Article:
Top Afghan officials’ recent statements supporting a Pakistani civil rights group called the Pashtun Tahaffuz Movement (PTM) have aggravated the decades-old paranoia of perceived Pashtun nationalism. Pakistan called Ghani’s tweet in support of the PTM a “gross interference” in Pakistan’s internal affairs. Islamabad fears that Pashtun nationalists and Baluch separatists will get support from Afghanistan and India, respectively, and begin destabilizing the country. Stoking these fears is the developing relationship between Afghanistan and India, which makes Pakistan feel surrounded.
An Uncertain Future
Relations between Pakistan and Afghanistan are fraught with deeply entrenched political positions. Both countries would, however, benefit greatly from even limited peace and stability within Afghanistan. Perhaps avoiding reactionary responses to any unwanted incident would be the first step toward confidence-building measures and more constructive relations. However, that is not likely to happen in the current context, where minor incidents and sometimes even apparently well-intended statements escalate into diplomatic crises.
Recently, Ghani appointed two former intelligence chiefs — Amrullah Saleh and Asadullah Khalid — to consolidate power in local politics. The appointments are also a clear message to Islamabad of Kabul’s new proactive and aggressive strategy because of the men’s harsh anti-Pakistan views. Moreover, things are likely to heat up in the coming Afghan presidential election, scheduled in September this year. Criticizing Islamabad will be a key electoral tool for leading presidential candidates looking to cash in on the widespread anti-Pakistan sentiments.
Another issue that could weaken the Afghani-Pakistani relationship is the rising Pashtun movement in Pakistan, which has generated a lot of interest and support from Pashtuns in Afghanistan. The PTM is a civil rights movement demanding constitutional rights for the Pashtun, who have suffered in the long “war against terror” and are seeking transparency in the disappearances of citizens, extrajudicial killings, and other human rights grievances. However, the Pakistani state is handling it badly, which could create internal problems as well as new tensions with Afghanistan. On one hand, Khan said last week that PTM demands are genuine. Separately, this week Pakistani military spokesman Maj-Gen. Asif Ghafoor not only accused the PTM leadership of receiving funds from Indian and Afghan intelligence agencies but also gave a stern warning to the PTM leaders that they will be no longer tolerated.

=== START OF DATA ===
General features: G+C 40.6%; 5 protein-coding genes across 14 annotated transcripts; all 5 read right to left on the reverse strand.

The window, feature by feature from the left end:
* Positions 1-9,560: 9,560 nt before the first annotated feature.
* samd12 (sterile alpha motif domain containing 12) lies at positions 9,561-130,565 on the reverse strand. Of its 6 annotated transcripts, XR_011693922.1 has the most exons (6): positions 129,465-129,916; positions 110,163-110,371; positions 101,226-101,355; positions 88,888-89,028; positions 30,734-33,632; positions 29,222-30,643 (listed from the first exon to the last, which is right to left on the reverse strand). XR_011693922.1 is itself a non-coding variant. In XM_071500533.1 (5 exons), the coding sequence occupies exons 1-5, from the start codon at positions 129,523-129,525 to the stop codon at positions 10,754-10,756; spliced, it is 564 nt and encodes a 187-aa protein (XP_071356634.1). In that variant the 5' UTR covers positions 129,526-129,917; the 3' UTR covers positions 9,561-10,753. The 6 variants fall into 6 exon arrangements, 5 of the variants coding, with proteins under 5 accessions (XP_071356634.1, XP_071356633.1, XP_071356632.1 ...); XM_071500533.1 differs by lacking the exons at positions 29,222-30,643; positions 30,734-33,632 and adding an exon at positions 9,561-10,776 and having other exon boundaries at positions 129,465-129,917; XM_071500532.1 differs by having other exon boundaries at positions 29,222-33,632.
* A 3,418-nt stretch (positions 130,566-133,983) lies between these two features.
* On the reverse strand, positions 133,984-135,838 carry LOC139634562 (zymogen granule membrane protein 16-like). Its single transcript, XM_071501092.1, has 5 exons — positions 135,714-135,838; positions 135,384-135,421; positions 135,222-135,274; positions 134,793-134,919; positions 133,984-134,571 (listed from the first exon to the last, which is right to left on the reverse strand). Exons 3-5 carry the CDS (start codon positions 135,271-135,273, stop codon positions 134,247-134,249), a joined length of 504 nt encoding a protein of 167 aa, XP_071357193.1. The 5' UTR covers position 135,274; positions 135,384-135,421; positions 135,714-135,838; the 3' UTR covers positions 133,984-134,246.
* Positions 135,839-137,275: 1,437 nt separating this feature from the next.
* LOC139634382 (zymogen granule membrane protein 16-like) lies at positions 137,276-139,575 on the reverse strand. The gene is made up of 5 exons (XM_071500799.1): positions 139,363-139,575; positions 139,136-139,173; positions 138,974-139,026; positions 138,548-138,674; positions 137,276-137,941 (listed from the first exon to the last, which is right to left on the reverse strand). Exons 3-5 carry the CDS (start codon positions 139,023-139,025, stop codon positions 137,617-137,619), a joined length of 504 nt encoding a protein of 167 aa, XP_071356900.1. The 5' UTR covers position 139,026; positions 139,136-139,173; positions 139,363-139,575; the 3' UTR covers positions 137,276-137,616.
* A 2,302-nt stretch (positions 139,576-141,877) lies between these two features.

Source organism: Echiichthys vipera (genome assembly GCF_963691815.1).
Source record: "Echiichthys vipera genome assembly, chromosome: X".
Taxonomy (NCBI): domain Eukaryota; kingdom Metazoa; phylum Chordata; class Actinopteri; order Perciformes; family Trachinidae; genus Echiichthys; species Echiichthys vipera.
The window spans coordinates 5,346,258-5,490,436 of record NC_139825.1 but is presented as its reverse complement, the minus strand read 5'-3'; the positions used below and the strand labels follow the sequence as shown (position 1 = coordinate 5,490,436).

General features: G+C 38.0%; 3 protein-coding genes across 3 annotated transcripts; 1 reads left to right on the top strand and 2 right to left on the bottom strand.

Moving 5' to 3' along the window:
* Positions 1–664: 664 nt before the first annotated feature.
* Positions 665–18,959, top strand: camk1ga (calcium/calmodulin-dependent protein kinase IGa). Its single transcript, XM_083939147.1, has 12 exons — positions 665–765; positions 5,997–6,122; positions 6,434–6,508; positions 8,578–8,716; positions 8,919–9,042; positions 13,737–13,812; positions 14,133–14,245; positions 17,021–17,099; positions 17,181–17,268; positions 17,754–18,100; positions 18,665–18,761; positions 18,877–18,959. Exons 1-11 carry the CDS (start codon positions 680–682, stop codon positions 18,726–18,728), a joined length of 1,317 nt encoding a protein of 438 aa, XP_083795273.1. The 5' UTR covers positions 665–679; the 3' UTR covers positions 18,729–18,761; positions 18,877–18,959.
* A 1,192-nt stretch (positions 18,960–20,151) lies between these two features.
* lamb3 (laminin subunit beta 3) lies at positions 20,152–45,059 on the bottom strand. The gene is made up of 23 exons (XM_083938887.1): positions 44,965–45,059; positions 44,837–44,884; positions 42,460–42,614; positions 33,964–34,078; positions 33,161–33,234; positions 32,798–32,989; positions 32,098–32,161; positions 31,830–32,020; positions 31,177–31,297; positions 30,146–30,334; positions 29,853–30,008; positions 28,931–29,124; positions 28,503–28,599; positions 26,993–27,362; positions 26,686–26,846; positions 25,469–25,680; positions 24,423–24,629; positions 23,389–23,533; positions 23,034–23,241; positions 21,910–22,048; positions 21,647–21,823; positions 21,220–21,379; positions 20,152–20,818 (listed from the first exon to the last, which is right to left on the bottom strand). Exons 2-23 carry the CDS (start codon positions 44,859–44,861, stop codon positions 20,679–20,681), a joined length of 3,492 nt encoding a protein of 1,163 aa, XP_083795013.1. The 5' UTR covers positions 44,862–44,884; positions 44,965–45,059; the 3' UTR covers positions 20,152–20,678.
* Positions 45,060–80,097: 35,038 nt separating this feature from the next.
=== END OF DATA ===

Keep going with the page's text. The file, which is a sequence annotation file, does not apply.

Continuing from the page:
The United States is engaged in a highly complicated peace process with the Taliban. Currently, Washington is struggling in its one-on-one talks with the Taliban and is having a hard time getting the jihadist movement to negotiate with its Afghan opponents. The key to an intra-Afghan dialogue is getting Pakistan to nudge the Taliban to engage in serious talks with the current Afghan government. For this to happen though Washington must focus on getting Kabul and Islamabad together.
This article was originally published on The Navigator, the Center for Global Policy.
Imtiaz Ali is a Washington D.C.-based analyst and consultant whose work focuses on political, security, development and media-related issues related to Afghanistan and Pakistan. Ali worked at the State Department’s Foreign Service Institute as a curriculum specialist (2011-15). He has also served as a Jennings Randolph Fellow at the United States Institute of Peace (2009-10), a Yale World Fellow (2008) and a Knight Journalism Fellow at Stanford University (2006-07). Ali has also had a long career in journalism while working in Pakistan for the Washington Post, the BBC, Daily Telegraph, and Pakistani newspapers, The News and Dawn. He tweets at @imtiaz999. The views expressed herein are the author’s and do not necessarily reflect those of CGP.